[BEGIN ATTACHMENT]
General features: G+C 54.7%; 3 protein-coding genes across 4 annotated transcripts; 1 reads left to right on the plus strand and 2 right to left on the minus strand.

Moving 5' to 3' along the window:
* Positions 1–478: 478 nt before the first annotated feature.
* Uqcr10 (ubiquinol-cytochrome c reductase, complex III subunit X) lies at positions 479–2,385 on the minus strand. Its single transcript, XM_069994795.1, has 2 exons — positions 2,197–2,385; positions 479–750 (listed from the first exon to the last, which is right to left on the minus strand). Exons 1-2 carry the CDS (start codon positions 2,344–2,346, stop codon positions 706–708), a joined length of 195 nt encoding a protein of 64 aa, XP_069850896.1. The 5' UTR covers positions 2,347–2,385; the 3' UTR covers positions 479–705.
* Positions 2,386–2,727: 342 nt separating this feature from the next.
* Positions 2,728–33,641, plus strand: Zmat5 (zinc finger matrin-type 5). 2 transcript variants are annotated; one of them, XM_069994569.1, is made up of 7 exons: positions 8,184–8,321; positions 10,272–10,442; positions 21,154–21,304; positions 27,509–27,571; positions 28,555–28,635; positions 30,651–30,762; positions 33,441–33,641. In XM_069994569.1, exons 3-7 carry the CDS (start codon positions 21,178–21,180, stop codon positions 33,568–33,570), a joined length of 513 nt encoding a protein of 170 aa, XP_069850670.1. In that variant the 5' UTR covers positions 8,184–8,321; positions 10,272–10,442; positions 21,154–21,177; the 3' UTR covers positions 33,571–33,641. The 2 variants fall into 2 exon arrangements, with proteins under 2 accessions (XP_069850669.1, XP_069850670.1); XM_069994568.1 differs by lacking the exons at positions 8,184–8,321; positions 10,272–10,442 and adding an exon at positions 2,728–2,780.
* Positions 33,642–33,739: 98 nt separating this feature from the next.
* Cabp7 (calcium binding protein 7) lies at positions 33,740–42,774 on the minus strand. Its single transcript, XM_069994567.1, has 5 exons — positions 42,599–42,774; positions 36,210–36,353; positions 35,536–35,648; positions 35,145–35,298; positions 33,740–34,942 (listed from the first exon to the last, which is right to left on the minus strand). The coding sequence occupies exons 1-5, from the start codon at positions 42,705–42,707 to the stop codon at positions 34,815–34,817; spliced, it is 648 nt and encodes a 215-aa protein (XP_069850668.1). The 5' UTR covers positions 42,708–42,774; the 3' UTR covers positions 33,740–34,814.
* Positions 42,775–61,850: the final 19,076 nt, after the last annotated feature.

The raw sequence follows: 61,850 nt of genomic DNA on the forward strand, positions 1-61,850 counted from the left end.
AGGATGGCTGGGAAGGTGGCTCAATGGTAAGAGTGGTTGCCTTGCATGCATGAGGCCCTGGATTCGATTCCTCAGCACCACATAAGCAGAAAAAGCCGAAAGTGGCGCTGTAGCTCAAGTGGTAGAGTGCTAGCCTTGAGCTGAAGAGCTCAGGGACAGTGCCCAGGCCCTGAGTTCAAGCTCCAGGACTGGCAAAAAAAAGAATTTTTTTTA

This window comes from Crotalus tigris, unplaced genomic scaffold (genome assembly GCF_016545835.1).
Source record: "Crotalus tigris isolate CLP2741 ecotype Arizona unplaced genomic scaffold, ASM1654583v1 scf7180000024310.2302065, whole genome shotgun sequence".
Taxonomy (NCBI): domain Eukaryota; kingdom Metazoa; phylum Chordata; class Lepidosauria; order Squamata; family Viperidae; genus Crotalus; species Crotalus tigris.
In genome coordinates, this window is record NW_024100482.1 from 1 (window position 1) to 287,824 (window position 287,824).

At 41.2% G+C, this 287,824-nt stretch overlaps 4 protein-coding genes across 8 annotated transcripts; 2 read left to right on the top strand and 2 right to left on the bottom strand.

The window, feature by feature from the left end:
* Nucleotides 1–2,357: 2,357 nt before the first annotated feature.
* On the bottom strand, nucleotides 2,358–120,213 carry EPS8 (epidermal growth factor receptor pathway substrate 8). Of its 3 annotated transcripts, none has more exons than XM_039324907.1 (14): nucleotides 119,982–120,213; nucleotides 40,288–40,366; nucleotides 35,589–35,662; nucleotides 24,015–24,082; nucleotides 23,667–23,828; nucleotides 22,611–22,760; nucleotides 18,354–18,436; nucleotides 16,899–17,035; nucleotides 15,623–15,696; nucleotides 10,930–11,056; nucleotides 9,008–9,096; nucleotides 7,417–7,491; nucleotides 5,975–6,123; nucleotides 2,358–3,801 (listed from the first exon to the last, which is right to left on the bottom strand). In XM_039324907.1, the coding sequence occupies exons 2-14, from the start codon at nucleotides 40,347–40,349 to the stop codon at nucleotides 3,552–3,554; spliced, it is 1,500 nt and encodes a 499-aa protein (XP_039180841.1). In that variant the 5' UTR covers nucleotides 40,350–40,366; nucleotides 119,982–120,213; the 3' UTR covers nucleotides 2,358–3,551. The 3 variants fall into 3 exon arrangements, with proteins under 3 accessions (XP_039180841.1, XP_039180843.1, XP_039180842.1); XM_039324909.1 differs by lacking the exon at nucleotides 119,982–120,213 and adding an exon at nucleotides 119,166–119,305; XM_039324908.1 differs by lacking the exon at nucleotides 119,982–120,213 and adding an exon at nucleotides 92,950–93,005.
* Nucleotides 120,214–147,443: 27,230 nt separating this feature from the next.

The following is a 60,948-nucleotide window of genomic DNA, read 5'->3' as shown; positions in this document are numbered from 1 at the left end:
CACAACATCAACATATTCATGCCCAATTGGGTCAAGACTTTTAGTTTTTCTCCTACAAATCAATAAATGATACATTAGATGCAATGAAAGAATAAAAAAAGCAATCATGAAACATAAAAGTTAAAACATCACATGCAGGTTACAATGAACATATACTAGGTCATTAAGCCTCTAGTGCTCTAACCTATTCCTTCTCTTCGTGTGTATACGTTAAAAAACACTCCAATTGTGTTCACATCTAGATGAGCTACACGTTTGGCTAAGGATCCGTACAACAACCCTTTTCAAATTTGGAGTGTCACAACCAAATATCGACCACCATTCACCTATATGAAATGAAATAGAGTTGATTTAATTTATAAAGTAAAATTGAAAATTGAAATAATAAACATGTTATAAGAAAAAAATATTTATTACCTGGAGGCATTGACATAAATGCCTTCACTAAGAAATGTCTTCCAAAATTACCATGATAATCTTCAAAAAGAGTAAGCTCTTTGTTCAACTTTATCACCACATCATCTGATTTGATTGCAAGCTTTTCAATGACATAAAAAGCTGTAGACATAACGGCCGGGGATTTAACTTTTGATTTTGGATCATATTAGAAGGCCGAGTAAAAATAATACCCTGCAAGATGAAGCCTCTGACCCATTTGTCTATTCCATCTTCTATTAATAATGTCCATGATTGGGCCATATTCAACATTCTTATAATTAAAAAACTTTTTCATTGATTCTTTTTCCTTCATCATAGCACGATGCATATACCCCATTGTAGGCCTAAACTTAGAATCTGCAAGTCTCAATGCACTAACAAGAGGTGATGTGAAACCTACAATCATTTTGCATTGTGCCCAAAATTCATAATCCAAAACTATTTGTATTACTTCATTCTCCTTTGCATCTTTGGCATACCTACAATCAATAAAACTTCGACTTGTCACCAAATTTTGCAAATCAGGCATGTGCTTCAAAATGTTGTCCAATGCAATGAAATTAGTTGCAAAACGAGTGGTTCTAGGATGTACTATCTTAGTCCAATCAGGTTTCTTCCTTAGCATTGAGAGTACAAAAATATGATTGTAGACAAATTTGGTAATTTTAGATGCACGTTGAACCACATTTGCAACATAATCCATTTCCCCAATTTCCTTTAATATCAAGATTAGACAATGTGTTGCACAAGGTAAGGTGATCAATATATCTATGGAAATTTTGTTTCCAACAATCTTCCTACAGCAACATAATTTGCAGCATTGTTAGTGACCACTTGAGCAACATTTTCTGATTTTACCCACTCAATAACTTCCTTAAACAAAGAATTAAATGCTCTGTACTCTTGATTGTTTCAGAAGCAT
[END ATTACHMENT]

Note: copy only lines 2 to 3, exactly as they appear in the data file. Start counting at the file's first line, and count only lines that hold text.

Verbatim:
Moving 5' to 3' along the window:
* Positions 1–478: 478 nt before the first annotated feature.